After about a decade working in the utility sector and examining the state of the experience that utilities deliver to their customers, I often hear a key question from others who have been in the sector for a while: “Does customer satisfaction really matter?” After all, the utility sector still largely functions as a regulated monopoly, where most customers have limited options as to where and how to source their energy. The industry historically hasn’t had to worry about customer retention, or generating revenue through new products and services to satisfy customer needs. The fundamental business model has rewarded utilities through increased capital investment, which does not necessarily have a direct line to individual customer satisfaction.
Yet I believe that there are three key reasons why focusing on the customer does matter and will become increasingly important in the coming years:
1. Regulatory pressure: Regulators serve as the voice of the consumer in a closed market. We are seeing with increasing frequency that regulators are looking out for the consumer like never before. One way we see this take shape is in the form of performance based regulation, whereby utilities are rewarded as they meet performance-based goals that include addressing the emerging needs of customers.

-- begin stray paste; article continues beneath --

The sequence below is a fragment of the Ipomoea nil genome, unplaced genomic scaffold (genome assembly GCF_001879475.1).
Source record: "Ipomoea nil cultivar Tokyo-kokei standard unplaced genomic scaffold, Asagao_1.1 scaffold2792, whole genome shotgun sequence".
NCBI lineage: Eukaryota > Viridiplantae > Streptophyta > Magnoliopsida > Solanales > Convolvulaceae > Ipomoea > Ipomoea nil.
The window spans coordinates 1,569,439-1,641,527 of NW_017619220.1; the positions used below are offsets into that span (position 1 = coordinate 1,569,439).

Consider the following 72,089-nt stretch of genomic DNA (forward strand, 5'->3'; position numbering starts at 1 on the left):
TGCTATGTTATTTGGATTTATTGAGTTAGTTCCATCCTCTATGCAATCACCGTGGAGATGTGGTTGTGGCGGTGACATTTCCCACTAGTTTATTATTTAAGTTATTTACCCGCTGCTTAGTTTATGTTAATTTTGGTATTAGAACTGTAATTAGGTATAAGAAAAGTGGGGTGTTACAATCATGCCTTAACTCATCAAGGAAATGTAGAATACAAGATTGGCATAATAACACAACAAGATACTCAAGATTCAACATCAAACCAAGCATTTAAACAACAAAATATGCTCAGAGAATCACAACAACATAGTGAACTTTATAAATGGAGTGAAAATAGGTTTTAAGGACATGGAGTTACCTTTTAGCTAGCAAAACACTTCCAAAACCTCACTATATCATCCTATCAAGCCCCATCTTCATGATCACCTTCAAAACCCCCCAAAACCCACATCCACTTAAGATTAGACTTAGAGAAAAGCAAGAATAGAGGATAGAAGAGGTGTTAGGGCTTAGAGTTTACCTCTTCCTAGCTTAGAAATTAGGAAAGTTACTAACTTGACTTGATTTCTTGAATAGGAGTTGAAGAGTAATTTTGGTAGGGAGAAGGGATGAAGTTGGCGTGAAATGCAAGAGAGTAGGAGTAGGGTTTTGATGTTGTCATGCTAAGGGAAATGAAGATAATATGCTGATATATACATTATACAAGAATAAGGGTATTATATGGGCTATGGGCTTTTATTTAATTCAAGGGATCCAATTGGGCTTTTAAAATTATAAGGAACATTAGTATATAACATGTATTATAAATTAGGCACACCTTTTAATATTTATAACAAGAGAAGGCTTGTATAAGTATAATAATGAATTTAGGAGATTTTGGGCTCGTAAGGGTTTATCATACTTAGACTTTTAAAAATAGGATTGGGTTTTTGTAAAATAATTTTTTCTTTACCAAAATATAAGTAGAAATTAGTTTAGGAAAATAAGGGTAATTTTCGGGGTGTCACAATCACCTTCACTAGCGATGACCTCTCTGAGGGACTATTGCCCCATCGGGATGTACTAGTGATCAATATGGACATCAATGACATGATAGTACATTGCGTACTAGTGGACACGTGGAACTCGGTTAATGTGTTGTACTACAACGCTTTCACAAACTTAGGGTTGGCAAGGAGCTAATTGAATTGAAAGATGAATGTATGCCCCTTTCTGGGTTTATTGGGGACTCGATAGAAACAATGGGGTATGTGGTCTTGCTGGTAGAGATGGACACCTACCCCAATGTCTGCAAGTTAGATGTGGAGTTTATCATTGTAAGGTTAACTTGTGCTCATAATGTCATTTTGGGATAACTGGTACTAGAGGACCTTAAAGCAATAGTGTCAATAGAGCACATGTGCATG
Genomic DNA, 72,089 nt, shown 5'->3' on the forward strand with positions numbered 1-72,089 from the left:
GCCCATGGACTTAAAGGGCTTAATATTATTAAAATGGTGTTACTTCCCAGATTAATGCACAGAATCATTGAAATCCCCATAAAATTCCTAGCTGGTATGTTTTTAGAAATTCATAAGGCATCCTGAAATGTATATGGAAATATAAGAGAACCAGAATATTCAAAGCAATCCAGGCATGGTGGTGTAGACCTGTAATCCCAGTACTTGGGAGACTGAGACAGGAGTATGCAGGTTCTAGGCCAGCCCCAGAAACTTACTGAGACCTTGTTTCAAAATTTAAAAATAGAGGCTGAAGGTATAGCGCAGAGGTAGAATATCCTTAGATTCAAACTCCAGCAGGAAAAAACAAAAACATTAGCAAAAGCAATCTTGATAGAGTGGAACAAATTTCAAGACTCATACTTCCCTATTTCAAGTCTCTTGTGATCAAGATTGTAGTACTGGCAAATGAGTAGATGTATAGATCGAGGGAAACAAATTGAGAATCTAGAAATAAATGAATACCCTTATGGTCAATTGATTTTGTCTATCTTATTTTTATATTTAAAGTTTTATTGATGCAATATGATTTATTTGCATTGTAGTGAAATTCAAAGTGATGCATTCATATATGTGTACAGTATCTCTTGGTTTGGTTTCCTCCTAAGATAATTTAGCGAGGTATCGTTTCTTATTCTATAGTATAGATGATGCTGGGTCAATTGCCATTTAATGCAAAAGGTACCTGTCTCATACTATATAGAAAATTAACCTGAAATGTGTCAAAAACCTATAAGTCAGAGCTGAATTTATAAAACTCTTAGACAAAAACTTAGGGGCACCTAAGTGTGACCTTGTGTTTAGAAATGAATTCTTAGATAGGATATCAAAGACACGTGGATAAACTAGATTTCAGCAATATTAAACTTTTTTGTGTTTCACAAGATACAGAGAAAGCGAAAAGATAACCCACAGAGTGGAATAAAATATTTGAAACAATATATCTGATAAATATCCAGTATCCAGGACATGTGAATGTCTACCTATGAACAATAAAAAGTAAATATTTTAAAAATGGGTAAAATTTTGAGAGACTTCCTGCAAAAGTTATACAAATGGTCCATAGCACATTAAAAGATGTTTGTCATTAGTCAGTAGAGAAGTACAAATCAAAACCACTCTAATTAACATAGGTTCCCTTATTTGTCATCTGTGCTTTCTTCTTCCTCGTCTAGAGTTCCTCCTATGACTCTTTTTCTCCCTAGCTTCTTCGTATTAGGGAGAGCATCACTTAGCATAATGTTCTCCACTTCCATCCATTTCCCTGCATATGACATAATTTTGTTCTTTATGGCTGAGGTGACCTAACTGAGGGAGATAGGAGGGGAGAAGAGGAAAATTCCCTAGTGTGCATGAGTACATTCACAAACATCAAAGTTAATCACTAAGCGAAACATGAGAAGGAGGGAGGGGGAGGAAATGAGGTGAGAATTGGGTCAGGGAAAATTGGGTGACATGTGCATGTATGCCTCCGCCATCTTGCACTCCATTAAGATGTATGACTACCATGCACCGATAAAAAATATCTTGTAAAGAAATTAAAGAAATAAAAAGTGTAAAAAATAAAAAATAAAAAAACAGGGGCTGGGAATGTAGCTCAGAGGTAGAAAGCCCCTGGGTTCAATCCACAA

2. Customer choice is finally emerging: We all know that renewable technologies, distributed energy resources, and new business models are finally providing customers with real alternatives to the traditional utility model. And while residential consumer uptake of new opportunities can be considered a “slow burn”, commercial, industrial, and other institutional customers are often of scale to have a more immediate and profound impact on a utility. It all adds up to slowing electrical load growth for just about every utility in every jurisdiction in North America. Case in point: in 2017, almost 50% of Fortune 500 companies have adopted some sort of clean energy target, up from only 5% in 2014. These targets set ambitious goals for renewable energy that may or may not leverage the local utility to help achieve those goals.
3. Impact on the bottom line: Improving the customer experience can have a significant impact on the utility’s economics. Traditional sector thinking suggests that improving customer service will add cost to the business without a commensurate return on that investment. However, more and more utilities are finding that building capabilities that meet emerging customer needs and improve the experience – like the ability to manage energy and meet service needs through mobile, self service capabilities – can actually be delivered at significantly lower cost than traditional methods. Focusing on the customer will not only improve satisfaction, but it makes a lot of business sense.
So, to those traditionalists who think that improving customer service in a monopoly-dominated industry doesn’t make any sense, I say that the world is truly changing, with the traditional utility model starting to erode at the edges. Utilities would be wise to build – and fund – a world-class focus on the customer to remain relevant in the years to come.
Andy McKenna is an energy and utilities expert at PA Consulting
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